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Rick Warren’s Mega-Synagogue

Do you think Rick Warren, the author of the “Purpose Driven Life” and super duper mega-church leader, knew the joke about two Jews and three opinions when he sat down to consult Synagogue 3000 on how to attract more Jews to synagogues , maybe? Nonetheless, as they say, ignorance is bliss and most important, it’s nice to hear about an evangelical minister helping Jews to become more Jewish. We need more of that.

The idea of mega-synagogues with yoga workshops, banjo-playing Jewish rock stars leading mussaf service, and Rick Warren-styled rabbis preaching to 10,000 overworked, overeducated, and over-purpose-driven Jews would sure be a sight to see.


But more seriously, the idea of a mega-synagogue gets to the heart of a great new Jewish question: What is heresy in the 21st century? Is it apathy or deviancy?

Synagogue 3000 answers that question with an unequivocal chant of “apathy.” To be honest, for years now the Chabad movement of the Lubavitch Hasidic group has been giving that answer. While Chabad offers a good bowl of chulent and schnapps, Synagogue 3000 offers meditation, healing, and music. In response to the fear of no one coming to synagogue, Synagogue 3000 is offering a whole smorgasbord of different 21st-century programs to bring people back to the pews.

To be honest, I dread the day that a DJ overtakes the cantor and a cheerleader becomes the rabbi, but I am even more scared of the day that no one even shows up to synagogue.

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posted April 5, 2006 at 3:03 am

This really surprises me; you would think an evangelical would try to bring the Jews into the churches, not the synogogue. (I don’t say that to be mean to evangelicals; I fully understand the desire to bring others to your faith, no matter what religion.) I don’t know if this is part of the whole support-Israel type thing or if he really thinks this will help peoples’ souls, but power to him, I suppose. God bless!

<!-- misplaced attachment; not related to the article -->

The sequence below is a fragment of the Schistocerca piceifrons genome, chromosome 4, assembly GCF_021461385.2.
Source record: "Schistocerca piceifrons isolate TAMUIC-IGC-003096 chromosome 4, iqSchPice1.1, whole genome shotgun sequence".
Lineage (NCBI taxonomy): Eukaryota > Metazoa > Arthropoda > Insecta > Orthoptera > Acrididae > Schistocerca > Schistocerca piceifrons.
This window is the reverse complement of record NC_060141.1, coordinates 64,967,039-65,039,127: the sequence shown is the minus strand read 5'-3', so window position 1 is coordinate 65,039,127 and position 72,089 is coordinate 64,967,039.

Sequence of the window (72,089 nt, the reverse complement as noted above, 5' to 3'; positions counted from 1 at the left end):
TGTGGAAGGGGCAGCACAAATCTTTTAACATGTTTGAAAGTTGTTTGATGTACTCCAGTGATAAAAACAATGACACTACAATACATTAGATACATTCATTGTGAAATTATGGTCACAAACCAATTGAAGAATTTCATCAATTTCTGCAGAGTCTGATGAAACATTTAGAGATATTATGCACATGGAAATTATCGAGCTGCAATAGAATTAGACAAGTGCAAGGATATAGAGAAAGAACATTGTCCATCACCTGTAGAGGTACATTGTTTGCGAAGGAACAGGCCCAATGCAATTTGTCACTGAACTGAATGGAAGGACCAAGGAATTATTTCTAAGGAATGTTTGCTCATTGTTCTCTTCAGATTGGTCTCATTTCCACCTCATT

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posted April 6, 2006 at 12:52 am

I feel like a mega-synagogue is better than nothing, and if it actually succeeds in attracting people to go, than more power to it. BUT we should also be asking ourselves about the value of attracting people to a watered-down, feel-good spin on Judaism and a “no-boredom-allowed” version of the synagogue experience. I’m not a fan of the (frequently) simplistic, insubstantial approach that evangelical churches take in their attempt to be as user-friendly and non-denominational as possible. Also, I think we sacrifice a lot of our integrity by trying to please everyone and by being so “scared of the day that no one even shows up to synagogue” that we basically sell out to the feel-good wave of American life. It IS important to show people why Judaism is relevant, and why going to shul is relevant, but NOT at the expense of flinging tradition, liturgy, etc. out the window. If you try to please everyone, you end up pleasing no one.

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melissa lawhorn

posted April 6, 2006 at 6:28 am

ibelieve this is the most powerfrul thought and and mission in the world of peace and divine. every prayer i have ever wanted too share with my peers is in one sentance , will i ever meet these people like me.. thank you melissa

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Shawn Landres

posted April 6, 2006 at 8:23 am